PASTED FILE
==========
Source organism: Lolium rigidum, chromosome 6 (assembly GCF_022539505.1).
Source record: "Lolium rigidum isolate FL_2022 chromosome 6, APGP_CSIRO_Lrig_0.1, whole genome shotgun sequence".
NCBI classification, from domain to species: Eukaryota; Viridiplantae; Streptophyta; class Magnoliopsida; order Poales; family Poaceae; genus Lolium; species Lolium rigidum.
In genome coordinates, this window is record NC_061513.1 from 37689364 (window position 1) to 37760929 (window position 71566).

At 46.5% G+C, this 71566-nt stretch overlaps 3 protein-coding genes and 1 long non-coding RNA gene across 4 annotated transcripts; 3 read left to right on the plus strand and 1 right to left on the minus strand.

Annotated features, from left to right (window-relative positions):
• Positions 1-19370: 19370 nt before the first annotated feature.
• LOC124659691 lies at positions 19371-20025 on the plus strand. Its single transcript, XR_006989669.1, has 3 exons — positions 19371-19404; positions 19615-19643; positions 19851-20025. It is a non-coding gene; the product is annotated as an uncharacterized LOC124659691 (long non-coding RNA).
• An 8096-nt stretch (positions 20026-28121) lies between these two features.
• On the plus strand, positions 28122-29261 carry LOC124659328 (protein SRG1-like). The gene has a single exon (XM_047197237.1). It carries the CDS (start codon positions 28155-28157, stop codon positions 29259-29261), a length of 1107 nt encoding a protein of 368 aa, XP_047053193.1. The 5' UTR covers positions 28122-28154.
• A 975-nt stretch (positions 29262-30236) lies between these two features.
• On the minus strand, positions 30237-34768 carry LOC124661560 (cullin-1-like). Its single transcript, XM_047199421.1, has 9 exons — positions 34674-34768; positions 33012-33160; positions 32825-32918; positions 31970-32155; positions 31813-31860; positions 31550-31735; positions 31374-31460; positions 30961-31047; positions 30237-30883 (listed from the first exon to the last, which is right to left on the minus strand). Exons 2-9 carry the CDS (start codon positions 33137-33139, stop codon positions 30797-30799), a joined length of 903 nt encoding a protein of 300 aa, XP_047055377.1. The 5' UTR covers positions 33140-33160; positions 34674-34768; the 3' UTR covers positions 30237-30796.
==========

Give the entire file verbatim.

Source organism: Lolium rigidum, chromosome 6 (assembly GCF_022539505.1).
Source record: "Lolium rigidum isolate FL_2022 chromosome 6, APGP_CSIRO_Lrig_0.1, whole genome shotgun sequence".
NCBI classification, from domain to species: Eukaryota; Viridiplantae; Streptophyta; class Magnoliopsida; order Poales; family Poaceae; genus Lolium; species Lolium rigidum.
In genome coordinates, this window is record NC_061513.1 from 37689364 (window position 1) to 37760929 (window position 71566).

At 46.5% G+C, this 71566-nt stretch overlaps 3 protein-coding genes and 1 long non-coding RNA gene across 4 annotated transcripts; 3 read left to right on the plus strand and 1 right to left on the minus strand.

Annotated features, from left to right (window-relative positions):
• Positions 1-19370: 19370 nt before the first annotated feature.
• LOC124659691 lies at positions 19371-20025 on the plus strand. Its single transcript, XR_006989669.1, has 3 exons — positions 19371-19404; positions 19615-19643; positions 19851-20025. It is a non-coding gene; the product is annotated as an uncharacterized LOC124659691 (long non-coding RNA).
• An 8096-nt stretch (positions 20026-28121) lies between these two features.
• On the plus strand, positions 28122-29261 carry LOC124659328 (protein SRG1-like). The gene has a single exon (XM_047197237.1). It carries the CDS (start codon positions 28155-28157, stop codon positions 29259-29261), a length of 1107 nt encoding a protein of 368 aa, XP_047053193.1. The 5' UTR covers positions 28122-28154.
• A 975-nt stretch (positions 29262-30236) lies between these two features.
• On the minus strand, positions 30237-34768 carry LOC124661560 (cullin-1-like). Its single transcript, XM_047199421.1, has 9 exons — positions 34674-34768; positions 33012-33160; positions 32825-32918; positions 31970-32155; positions 31813-31860; positions 31550-31735; positions 31374-31460; positions 30961-31047; positions 30237-30883 (listed from the first exon to the last, which is right to left on the minus strand). Exons 2-9 carry the CDS (start codon positions 33137-33139, stop codon positions 30797-30799), a joined length of 903 nt encoding a protein of 300 aa, XP_047055377.1. The 5' UTR covers positions 33140-33160; positions 34674-34768; the 3' UTR covers positions 30237-30796.